Tuesday, October 04, 2016


The Four-Dimensional Human: Ways of Being in the Digital World, by Laurence Scott


The introduction and first chapter -- essay? -- present the meat of what drew me to this title. Scott asserts that smartphones and social media push us into a fourth dimension. We are often both with friends face-to-face while we connect to people online: we are "co-present."

Social media, for example, makes a moment four-dimensional by scaffolding it with simultaneity, such that it exists in multiple places at once. A truth and a cliche of digital life is that our comeliest meals occur both on our table and in the pockets and on the desks of our international 4D colleagues, a meal to be both eaten and approved of. (p. xv - xvi)

You're living four dimensionally when you are aware that n people are also tracking this eBay item, considering that same flight.

We're still shaping the etiquette of living four dimensionally: "one illusion that we're continually perfecting is not simply how to be here and there at the same time, but how to be there while looking like we're here." (p. 15) He offers the poignant example of UK's moment of silence on Remembrance Day: people lead a drive to extend it to online life -- and to achieve that goal, they had to be super-noisy in the fourth dimension to call for digital silence at the appointed time. Also, some automatic posts embarrassingly broke the silence (pp. 49-51).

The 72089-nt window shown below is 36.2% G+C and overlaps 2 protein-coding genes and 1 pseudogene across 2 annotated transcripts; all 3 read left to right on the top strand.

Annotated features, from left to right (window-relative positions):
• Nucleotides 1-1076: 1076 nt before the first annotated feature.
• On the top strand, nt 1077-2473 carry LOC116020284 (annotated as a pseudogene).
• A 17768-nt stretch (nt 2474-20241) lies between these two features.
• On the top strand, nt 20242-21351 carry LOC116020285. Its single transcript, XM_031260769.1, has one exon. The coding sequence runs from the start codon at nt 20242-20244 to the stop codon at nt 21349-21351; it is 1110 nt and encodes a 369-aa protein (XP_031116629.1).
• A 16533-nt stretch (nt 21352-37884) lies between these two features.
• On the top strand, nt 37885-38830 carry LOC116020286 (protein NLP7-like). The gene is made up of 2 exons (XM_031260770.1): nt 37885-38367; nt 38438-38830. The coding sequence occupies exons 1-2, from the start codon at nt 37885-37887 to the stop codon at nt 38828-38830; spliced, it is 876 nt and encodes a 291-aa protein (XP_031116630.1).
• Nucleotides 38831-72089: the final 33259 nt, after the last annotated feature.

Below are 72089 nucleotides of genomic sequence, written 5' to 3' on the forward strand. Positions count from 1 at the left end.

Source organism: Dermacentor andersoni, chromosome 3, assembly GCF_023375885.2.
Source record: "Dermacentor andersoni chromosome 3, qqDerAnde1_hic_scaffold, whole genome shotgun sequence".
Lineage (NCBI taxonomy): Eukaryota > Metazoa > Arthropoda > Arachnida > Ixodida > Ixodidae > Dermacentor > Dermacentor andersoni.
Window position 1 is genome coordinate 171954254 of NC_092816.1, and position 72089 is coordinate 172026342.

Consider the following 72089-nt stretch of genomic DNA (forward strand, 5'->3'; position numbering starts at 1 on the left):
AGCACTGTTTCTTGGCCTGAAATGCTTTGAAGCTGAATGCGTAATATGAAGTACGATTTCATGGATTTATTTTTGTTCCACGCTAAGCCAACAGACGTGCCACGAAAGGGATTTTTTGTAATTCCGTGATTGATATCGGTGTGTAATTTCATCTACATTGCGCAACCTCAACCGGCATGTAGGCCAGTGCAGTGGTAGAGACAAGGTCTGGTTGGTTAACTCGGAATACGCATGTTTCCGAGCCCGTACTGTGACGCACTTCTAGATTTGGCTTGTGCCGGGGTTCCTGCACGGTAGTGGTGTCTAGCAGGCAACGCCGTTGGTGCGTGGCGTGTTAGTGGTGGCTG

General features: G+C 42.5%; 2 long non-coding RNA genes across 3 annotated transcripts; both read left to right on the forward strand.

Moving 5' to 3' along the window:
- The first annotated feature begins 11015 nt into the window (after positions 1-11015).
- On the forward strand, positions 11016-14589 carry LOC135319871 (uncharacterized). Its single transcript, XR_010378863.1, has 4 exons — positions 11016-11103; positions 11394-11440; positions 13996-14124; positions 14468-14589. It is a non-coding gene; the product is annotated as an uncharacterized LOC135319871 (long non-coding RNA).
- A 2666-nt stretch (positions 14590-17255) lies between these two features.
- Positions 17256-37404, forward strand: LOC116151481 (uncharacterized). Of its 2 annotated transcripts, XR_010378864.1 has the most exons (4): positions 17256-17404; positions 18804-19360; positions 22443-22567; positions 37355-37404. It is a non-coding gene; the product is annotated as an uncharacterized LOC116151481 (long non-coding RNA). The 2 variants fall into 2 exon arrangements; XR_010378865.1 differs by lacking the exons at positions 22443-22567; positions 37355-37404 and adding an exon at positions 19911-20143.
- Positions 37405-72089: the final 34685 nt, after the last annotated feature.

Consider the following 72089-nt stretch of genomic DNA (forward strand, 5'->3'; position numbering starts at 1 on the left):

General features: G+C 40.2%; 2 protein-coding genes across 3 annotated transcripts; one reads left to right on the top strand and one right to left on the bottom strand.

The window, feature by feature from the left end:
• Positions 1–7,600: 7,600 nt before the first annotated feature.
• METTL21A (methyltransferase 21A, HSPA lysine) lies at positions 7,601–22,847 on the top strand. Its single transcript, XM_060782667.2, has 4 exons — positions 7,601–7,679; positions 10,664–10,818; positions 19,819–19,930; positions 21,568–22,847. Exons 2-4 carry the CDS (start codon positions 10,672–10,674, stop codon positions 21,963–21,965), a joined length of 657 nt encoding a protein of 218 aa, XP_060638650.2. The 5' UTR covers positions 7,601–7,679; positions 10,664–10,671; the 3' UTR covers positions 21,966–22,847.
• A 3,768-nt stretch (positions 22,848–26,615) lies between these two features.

Considers fb HBDs

He explores though an example how we feel when we follow an active, lively 4D acquaintance: "When we met in person I felt that see-saw of inequality that arises when in the presence of someone famous. I knew more about her than she me .... Such is the imbalance between the prolific social-media-ite and the silent loiterer." (p. 133)

"Fully fledged young 4D adults find it natural and efficient for ads to be (in the cosy language of marketing) 'targeted at you.' How crude it must seem to them now, this idea that television commercials used to some at us, in comparison, like grapeshot, rather than lined up through a sniper's sight." (p. 148)

We've all seen, he says, that digital screen destroy our sleep; we resolve to keep devices distant from the bed. "Except there's no landline now, sitting venerable on that little table by the stairs. What if someone needs us in the middle of the night. That is a call we should take. And so the phone stays resting on the nightstand...." (p. 168)  THIS

Ends with how we present our best selves online - we tell all, but not really.